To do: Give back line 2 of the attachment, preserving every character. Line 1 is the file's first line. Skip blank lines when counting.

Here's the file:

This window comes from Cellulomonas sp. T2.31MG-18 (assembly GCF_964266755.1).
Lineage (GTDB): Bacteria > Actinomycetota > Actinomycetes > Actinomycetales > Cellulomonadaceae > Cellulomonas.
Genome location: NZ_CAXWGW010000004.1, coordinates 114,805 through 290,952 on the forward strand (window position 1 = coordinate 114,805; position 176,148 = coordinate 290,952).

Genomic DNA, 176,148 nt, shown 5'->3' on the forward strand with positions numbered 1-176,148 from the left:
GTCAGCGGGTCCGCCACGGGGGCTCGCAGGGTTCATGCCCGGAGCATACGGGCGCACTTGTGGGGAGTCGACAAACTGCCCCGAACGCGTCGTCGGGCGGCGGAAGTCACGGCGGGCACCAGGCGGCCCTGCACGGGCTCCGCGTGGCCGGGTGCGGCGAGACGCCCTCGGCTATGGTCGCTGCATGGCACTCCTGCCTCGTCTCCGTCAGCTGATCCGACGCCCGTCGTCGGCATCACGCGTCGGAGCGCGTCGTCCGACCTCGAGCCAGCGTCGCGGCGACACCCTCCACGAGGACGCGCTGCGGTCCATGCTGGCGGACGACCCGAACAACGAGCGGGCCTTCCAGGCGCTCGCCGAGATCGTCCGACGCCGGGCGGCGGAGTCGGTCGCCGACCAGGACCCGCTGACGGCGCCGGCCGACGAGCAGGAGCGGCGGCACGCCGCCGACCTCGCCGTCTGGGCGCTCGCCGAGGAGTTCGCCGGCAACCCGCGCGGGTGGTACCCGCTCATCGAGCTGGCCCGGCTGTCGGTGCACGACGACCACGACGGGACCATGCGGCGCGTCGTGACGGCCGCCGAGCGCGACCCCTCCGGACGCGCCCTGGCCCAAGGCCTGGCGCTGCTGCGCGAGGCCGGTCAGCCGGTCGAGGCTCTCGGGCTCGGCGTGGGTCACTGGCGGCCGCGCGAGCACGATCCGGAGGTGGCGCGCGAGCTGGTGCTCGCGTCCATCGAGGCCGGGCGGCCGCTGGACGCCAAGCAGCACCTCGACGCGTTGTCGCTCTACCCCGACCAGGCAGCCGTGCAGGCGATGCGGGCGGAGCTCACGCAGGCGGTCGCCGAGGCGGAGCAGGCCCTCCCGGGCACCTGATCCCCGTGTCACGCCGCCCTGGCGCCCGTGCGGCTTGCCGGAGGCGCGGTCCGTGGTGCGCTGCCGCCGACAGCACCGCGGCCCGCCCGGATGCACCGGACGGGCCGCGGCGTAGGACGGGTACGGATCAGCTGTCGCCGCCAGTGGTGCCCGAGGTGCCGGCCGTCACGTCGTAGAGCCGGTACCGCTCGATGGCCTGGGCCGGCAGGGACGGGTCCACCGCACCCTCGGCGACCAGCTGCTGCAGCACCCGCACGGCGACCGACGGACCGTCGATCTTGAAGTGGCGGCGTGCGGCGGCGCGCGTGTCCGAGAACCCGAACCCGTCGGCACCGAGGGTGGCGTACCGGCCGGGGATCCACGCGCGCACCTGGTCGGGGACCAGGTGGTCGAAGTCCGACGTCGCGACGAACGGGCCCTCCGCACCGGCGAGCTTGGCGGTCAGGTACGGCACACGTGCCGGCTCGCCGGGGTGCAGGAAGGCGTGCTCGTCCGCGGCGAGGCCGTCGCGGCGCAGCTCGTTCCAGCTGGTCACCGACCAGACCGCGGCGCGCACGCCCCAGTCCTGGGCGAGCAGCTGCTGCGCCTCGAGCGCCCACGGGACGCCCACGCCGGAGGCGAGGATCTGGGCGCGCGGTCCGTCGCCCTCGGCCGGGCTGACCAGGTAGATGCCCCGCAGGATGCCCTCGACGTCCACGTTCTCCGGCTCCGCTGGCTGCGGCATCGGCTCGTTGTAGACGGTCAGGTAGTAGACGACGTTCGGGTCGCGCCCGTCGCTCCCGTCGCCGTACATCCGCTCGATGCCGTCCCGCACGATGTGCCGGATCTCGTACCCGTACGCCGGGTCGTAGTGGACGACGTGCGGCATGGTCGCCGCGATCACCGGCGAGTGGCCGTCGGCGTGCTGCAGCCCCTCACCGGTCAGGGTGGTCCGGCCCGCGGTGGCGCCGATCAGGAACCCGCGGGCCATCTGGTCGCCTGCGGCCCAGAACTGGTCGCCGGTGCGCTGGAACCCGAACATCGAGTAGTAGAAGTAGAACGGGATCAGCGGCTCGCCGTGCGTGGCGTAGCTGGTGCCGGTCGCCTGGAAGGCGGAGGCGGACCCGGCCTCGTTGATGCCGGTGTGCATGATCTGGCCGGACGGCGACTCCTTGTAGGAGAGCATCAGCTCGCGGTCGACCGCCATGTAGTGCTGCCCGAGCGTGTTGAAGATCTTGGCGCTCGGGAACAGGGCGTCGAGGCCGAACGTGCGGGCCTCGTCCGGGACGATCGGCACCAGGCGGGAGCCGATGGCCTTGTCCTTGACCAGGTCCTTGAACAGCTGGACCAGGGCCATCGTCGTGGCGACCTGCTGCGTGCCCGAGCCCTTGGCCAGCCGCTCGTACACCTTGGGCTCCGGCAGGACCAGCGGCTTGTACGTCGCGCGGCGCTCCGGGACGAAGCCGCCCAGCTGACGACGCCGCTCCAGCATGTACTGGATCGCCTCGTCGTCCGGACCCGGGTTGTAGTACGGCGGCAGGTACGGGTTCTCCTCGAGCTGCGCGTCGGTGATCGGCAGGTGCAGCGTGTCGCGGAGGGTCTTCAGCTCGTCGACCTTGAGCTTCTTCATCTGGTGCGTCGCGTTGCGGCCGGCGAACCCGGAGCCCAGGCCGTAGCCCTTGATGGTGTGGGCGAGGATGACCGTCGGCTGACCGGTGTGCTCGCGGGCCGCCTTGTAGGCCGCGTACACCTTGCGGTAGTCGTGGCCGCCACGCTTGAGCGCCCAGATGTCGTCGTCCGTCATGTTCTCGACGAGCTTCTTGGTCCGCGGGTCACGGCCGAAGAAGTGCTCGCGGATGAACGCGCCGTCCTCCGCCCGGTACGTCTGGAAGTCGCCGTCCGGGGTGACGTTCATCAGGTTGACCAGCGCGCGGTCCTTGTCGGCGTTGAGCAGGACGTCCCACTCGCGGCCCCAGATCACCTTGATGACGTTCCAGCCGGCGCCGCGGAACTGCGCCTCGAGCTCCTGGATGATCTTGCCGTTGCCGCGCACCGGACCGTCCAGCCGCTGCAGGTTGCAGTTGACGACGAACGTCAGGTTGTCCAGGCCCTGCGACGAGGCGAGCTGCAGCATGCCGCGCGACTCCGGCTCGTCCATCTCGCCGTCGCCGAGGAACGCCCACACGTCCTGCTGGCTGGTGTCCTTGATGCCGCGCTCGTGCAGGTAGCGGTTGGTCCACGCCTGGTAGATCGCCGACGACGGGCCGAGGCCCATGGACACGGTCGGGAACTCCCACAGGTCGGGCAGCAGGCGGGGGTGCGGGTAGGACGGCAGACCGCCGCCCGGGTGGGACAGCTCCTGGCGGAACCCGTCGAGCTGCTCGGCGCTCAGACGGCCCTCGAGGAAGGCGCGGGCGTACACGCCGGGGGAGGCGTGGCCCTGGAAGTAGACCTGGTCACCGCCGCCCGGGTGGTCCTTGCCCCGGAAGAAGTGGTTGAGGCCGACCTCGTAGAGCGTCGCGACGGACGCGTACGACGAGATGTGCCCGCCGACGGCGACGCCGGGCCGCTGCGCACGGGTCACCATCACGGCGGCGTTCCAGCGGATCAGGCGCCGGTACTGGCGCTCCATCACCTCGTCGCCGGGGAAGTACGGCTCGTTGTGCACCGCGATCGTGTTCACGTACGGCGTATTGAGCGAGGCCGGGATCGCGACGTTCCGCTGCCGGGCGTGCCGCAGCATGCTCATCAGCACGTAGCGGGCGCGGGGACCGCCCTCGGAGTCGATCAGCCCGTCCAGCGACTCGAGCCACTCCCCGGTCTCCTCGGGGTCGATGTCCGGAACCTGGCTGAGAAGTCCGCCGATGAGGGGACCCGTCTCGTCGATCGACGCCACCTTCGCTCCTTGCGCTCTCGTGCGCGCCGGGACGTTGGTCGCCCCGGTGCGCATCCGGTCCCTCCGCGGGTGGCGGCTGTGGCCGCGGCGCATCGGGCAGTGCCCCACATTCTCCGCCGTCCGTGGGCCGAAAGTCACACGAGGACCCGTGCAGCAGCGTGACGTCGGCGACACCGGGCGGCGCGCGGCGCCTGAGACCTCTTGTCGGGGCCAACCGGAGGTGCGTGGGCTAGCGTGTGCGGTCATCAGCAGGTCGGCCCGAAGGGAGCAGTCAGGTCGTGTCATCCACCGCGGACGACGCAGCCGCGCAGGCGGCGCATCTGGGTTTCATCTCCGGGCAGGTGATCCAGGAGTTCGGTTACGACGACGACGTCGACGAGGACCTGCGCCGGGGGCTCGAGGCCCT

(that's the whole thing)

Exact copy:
Lineage (GTDB): Bacteria > Actinomycetota > Actinomycetes > Actinomycetales > Cellulomonadaceae > Cellulomonas.